Aviation, Brexit and COVID19 (ABC) 10

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Now, the topic for writers is what will the new normal look like for civil aviation, and everything else for that matter. That’s the new normal post-COVID-19. Inevitably there’s a great deal of expert speculation wrapped-up in such writings. Without a tried and tested way out of the different national lockdowns there’s a fair degree of guess work going on. That said, public support for the lockdowns remains high, but beneath this, people are having quite different lockdown experiences.

The first recognition of Europe Day was by the Council of Europe in 1964. On Tuesday, the Council of Europe[1] turned 71-years-old. Its 47 Member States are dedicated to the protection of Human Rights, Democracy, and the Rule of Law.  Its work is more relevant now than it has ever been. Especially, when on Friday, we recognise the sacrifices that were made during the World Wars. Many people will be marking the 75th anniversary of VE Day[2] in their homes as the coronavirus outbreak prohibits public gatherings.  History is clear, supporting a strong relationship between the UK and Continental Europe is essential for all our futures.

Also, this week trade talks between the UK and US have kicked-off. This maybe a big mistake having not completed negotiations with the European Union (EU) and during the COVID-19 crisis. Defeating the pandemic should be the UK Government’s sole focus for months to come. At the moment, there’s a lack of seriousness coming from Westminster.

Initially, the UK Government downplayed the risks of COVID-19 but now the world has succumbed to the reality of the pandemic. Trying to fix international relationships covering most of the UK’s trade and travel at a time of great turmoil is unwise. The unprecedented economic and social challenges posed by COVID-19 means we could lock ourselves into arrangement that subsequently turn out to be detrimental but fixed.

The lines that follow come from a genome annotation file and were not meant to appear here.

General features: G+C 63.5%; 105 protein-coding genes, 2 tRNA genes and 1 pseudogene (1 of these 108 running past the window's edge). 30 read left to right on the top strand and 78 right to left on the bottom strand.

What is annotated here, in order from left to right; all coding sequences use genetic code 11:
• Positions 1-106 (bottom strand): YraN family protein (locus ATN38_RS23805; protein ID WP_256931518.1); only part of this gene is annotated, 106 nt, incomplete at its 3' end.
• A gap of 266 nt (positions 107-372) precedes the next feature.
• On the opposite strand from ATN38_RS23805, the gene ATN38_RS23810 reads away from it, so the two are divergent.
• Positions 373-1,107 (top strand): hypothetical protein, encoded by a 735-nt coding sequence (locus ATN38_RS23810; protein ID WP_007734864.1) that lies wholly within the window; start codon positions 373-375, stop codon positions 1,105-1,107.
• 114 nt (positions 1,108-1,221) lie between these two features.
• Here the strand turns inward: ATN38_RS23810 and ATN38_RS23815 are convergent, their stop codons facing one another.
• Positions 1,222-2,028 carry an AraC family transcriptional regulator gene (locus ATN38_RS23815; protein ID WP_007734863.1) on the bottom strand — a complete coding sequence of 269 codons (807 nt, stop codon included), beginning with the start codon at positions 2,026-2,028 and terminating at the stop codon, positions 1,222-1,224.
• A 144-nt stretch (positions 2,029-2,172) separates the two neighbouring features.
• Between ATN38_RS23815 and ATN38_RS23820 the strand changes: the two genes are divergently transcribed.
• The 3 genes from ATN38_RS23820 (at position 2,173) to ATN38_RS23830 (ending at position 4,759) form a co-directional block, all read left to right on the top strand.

In the UK, the Pilots’ Union is saying that civil aviation is in a “death spiral”[3]. This language may seem emotive but there’s good reason for it given the downsizing that aircraft operators are planning. Job losses are certain. A smaller industry will result.

Last year, a part of the Article 50 EU withdrawal process was the possibility of a No-Deal Brexit which in the end both parties avoided. That was a temporary respite. This year, there’s another deadline in prospect; the end 31 December 2020. Last time the brinkmanship practiced produced an agreement but there was no global downturn in progress.  This time is a billion times different. Brinkmanship is not the right formula in 2020.  It’s plain foolish and reckless.

[1] https://www.coe.int/en/web/portal

[2] Victory in Europe Day on 8 May.

[3] https://www.independent.co.uk/travel/news-and-advice/coronavirus-uk-flights-airlines-aviation-pilots-union-a9498766.html

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